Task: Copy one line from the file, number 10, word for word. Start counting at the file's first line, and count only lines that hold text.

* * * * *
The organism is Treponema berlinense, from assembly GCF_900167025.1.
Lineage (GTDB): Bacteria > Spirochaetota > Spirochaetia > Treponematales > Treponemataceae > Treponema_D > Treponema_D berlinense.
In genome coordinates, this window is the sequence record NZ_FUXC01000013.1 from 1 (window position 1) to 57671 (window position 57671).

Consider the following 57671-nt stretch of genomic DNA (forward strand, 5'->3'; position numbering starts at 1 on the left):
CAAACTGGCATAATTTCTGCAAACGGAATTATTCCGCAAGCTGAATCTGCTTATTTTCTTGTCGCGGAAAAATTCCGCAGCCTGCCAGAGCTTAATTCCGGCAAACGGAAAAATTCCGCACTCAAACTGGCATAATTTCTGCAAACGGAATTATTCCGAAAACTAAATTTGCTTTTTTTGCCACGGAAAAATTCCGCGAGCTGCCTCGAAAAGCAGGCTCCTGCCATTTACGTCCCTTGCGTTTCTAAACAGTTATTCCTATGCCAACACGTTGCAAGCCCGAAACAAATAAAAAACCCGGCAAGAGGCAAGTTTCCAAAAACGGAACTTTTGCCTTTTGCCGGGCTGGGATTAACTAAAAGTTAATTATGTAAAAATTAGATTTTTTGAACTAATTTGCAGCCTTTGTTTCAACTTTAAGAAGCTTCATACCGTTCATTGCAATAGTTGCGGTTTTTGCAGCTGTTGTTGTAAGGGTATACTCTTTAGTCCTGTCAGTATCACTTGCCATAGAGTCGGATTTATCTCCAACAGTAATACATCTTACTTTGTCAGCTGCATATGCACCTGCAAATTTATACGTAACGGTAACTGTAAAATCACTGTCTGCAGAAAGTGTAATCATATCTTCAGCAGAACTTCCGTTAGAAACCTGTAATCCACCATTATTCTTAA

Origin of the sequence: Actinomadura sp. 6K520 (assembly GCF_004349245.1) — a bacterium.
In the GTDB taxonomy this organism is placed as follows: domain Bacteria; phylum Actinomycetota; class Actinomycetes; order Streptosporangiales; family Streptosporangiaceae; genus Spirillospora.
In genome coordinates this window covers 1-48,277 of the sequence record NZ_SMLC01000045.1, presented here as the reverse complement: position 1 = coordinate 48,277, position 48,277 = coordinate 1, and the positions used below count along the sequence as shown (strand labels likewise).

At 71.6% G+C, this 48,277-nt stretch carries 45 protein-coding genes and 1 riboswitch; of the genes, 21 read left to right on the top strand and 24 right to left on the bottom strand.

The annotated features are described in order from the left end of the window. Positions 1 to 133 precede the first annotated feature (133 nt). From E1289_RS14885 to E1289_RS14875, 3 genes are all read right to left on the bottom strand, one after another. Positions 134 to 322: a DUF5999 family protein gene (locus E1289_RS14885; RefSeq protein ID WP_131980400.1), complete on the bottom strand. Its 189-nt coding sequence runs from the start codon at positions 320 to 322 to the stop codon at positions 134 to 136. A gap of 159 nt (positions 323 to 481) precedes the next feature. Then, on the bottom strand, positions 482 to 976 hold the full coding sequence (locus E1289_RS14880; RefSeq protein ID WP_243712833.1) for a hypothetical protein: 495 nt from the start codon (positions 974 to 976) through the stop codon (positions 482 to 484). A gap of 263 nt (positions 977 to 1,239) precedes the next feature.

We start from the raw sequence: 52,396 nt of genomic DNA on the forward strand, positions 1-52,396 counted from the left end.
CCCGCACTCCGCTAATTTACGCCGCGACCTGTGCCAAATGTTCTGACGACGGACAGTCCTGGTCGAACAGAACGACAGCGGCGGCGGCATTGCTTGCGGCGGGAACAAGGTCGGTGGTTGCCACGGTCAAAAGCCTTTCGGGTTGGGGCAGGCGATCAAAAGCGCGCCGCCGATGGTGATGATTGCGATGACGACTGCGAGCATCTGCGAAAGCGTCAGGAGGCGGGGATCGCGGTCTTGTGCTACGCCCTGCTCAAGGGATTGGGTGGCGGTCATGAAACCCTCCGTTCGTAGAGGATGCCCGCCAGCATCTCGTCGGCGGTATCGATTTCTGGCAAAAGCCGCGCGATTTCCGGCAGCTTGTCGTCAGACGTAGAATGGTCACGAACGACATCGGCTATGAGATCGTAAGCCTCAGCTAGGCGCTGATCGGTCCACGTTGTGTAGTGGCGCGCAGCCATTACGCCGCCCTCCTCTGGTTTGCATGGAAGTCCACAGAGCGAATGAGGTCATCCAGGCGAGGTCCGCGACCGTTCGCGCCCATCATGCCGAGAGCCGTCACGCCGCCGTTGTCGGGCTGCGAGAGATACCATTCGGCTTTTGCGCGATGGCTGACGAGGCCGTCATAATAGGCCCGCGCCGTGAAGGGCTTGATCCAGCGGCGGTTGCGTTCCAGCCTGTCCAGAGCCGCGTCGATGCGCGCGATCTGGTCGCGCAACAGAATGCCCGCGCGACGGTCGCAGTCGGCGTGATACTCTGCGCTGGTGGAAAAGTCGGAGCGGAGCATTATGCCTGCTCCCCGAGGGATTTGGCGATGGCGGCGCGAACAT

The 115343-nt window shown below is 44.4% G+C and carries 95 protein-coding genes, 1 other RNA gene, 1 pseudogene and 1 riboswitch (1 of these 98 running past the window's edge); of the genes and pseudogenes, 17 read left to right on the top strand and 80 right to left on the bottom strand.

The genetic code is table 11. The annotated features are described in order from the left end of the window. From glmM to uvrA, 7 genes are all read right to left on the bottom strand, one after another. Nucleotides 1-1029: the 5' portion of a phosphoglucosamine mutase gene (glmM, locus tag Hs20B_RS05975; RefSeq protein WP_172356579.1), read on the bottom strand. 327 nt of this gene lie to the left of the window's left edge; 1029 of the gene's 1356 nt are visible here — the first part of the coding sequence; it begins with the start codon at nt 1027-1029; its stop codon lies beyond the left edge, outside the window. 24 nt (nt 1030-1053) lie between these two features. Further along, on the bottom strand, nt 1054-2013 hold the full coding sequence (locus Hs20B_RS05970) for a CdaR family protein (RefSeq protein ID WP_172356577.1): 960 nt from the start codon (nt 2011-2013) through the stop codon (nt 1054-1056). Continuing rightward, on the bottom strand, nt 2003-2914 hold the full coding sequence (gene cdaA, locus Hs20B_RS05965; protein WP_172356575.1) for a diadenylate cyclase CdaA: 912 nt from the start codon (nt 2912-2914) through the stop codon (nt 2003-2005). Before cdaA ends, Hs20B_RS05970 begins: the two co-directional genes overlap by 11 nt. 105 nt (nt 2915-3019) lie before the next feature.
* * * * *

The annotated features are described in order from the left end of the window. Positions 1 to 133 precede the first annotated feature (133 nt). From E1289_RS14885 to E1289_RS14875, 3 genes are all read right to left on the bottom strand, one after another. Positions 134 to 322: a DUF5999 family protein gene (locus E1289_RS14885; RefSeq protein ID WP_131980400.1), complete on the bottom strand. Its 189-nt coding sequence runs from the start codon at positions 320 to 322 to the stop codon at positions 134 to 136. A gap of 159 nt (positions 323 to 481) precedes the next feature. Then, on the bottom strand, positions 482 to 976 hold the full coding sequence (locus E1289_RS14880; RefSeq protein ID WP_243712833.1) for a hypothetical protein: 495 nt from the start codon (positions 974 to 976) through the stop codon (positions 482 to 484). A gap of 263 nt (positions 977 to 1,239) precedes the next feature.